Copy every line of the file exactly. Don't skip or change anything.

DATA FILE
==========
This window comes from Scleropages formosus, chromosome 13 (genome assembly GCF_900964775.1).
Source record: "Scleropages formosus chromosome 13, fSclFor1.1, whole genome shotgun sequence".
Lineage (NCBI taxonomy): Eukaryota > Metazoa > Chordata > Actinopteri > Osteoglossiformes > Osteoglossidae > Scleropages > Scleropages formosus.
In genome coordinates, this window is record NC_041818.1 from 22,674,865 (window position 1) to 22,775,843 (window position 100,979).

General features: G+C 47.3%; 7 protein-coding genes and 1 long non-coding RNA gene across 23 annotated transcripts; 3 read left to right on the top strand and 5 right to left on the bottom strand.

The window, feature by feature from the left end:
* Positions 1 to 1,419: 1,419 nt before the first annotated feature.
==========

This window comes from Scleropages formosus, chromosome 13 (genome assembly GCF_900964775.1).
Source record: "Scleropages formosus chromosome 13, fSclFor1.1, whole genome shotgun sequence".
Lineage (NCBI taxonomy): Eukaryota > Metazoa > Chordata > Actinopteri > Osteoglossiformes > Osteoglossidae > Scleropages > Scleropages formosus.
In genome coordinates, this window is record NC_041818.1 from 22,674,865 (window position 1) to 22,775,843 (window position 100,979).

General features: G+C 47.3%; 7 protein-coding genes and 1 long non-coding RNA gene across 23 annotated transcripts; 3 read left to right on the top strand and 5 right to left on the bottom strand.

The window, feature by feature from the left end:
* Positions 1 to 1,419: 1,419 nt before the first annotated feature.